Saturday, November 27, 2010
Sunday Brunch or Sunday Worship
She and her 31 year old husband and baby found they were celebs – like Jessica Simpson – amid the sea of gray hair flowing from the pews and the empty nursery. They were overwhelmed with emails, letters, phone calls, and visits to tell them they were welcome and they had come to the right place. They were regaled with calendars of activities – a Bible study on the politics of the Iraqi War, volleyball on Wednesdays, yoga on Thursdays, a health food coop on Fridays, and a Super Bowl Party with your favorite snacks.
In the end she said they felt like she was being rushed by a nerdy sorority. After spending years more comfortable with brunch than religion, she was inundated with things profoundly unreligious. She was confused.
She had grown up without religion. Her parents were anti-religious and raised their children with out benefit of even Christmas nor Easter worship, without Sunday school or even a prayer at meal times. Her husband was a lapsed Baptist and his return to the pew was certainly easier than hers. But she was still confused.
She followed the same outline with a number of visits from a number of different clergy. The big question for her were the theological requirements to belonging. She put it bluntly, “What is the absolute minimum I can believe and still belong.” The most she got were three items. Both her husband and the pastors look at her expectantly. They were all thrilled to tell me how little I would need to believe and how easy it would be to belong.
Many in her generation are beginning to check out Church – after years of being away from Church or never having been at all. They are looking to give up their lazy Sunday mornings for hymns and sermons because they want their children to have a moral compass, because they want them to know a benevolent and loving God, because they want them to be anchored amid the storms of change and challenge in life – they want them to be spiritually literate even if they choose not to believe for themselves. But instead they are being told that Church is easy, that beliefs are minimal (optional), and that their lives really don’t need to change all that much.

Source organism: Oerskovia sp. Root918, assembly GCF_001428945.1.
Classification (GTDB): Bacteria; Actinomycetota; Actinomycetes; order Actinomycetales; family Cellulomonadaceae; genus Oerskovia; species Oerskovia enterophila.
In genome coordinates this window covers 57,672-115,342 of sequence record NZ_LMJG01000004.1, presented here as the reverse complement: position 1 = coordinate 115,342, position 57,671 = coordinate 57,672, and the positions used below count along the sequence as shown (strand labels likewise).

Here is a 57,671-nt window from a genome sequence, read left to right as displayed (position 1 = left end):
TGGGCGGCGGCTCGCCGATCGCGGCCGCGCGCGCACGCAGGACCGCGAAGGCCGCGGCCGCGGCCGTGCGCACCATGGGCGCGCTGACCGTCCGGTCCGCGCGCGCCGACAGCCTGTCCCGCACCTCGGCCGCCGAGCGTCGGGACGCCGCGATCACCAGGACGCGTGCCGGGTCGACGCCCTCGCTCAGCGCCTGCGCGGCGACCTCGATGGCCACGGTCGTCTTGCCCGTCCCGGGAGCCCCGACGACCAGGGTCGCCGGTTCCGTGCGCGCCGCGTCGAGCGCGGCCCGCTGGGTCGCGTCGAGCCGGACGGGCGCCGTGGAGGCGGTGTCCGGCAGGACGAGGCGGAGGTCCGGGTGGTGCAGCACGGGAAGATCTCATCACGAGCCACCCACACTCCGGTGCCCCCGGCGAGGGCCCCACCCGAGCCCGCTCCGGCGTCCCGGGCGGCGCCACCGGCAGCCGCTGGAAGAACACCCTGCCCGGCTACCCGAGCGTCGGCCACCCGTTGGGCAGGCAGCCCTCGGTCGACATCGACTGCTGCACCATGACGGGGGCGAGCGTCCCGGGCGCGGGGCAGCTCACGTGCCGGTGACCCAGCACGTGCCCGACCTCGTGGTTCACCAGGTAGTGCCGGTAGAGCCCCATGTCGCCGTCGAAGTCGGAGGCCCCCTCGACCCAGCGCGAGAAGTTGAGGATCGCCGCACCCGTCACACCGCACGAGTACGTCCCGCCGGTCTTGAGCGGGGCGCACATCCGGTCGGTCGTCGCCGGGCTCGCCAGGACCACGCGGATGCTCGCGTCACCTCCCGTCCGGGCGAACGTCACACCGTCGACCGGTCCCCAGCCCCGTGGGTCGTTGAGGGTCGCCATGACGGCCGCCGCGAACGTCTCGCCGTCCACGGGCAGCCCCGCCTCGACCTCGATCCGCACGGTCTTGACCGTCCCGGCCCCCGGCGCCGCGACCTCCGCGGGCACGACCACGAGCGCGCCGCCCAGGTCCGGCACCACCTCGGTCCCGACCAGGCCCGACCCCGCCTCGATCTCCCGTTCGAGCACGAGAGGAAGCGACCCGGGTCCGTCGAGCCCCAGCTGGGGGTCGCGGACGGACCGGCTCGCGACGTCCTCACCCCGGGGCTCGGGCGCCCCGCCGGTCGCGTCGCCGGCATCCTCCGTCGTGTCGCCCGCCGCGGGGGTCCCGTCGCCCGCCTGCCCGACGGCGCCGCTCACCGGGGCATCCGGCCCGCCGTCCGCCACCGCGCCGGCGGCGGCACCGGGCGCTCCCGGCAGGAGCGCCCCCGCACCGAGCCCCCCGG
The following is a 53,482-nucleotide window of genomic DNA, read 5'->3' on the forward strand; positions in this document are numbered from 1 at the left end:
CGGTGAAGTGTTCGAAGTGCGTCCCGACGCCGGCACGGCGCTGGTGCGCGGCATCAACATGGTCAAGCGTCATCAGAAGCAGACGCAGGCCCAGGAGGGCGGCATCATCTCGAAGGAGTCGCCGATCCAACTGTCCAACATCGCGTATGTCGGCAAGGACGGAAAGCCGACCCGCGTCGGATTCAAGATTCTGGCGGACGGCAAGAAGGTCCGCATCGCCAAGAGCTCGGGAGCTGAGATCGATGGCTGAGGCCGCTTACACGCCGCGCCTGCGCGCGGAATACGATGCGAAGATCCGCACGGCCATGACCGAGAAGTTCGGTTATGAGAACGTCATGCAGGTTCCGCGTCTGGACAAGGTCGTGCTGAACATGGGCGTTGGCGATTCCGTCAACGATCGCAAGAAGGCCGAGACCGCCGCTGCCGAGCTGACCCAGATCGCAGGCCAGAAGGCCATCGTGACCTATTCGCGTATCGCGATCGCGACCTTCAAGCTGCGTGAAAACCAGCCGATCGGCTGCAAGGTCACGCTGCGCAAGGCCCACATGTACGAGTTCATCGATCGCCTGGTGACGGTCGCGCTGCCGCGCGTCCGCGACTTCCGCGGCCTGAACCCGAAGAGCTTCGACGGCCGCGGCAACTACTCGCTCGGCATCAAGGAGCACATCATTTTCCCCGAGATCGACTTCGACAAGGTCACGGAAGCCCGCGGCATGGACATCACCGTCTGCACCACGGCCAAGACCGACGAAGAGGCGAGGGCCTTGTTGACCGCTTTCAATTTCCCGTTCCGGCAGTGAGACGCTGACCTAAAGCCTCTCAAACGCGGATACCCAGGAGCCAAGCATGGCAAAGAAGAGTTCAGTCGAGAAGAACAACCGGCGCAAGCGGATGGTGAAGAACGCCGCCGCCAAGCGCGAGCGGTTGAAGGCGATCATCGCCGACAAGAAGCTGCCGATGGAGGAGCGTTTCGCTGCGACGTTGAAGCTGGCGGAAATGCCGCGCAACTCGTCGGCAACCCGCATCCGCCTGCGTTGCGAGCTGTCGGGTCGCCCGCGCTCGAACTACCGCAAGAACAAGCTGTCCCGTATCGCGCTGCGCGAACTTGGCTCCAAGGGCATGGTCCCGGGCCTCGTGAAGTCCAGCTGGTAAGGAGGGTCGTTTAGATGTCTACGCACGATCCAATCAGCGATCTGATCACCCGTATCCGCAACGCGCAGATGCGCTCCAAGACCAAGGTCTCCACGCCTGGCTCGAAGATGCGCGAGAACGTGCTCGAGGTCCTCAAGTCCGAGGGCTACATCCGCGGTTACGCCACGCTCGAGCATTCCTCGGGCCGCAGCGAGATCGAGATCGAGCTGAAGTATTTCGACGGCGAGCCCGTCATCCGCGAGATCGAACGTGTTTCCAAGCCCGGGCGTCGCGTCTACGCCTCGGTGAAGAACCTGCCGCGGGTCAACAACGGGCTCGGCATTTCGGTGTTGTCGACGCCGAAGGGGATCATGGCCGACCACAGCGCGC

This woman asked out loud, “If I am going to give up my old Sunday morning sleeping in, eating late, and lazily perusing the Sunday paper, it better be because of something more important and imperative than a religion where faith is optional. It better be because of life and truth.”
It is too easy to join a Church? Maybe we do spend too much time making Church accessible for people. Maybe we do not expect enough of those who join (who have sat in the pews for ages!). If Church is not worth much in terms of faith or life, why bother at all? If all Church means is that the brunch will have to follow a service of optional prayer, belief, and devotion, why would anyone join.
Those who come looking are here because they want/need something profound and life changing. They may not know it yet, but what draws them is the prospect of believing the unbelievable and shifting a whole life around because of such a faith. They want a truth that does not change with every wind of trend and fad. They expect they will have to give up some things. They know they will have to learn many things. So don’t try to hook them by telling them Church is easy and faith is easy. That is a lie – or at least it is a fraud compared to the faith of Jesus!
Why do we offer new people a cheap and easy faith that returns very little to them – when we could offer them Jesus and the life-changing experience of grace! It is something to think about!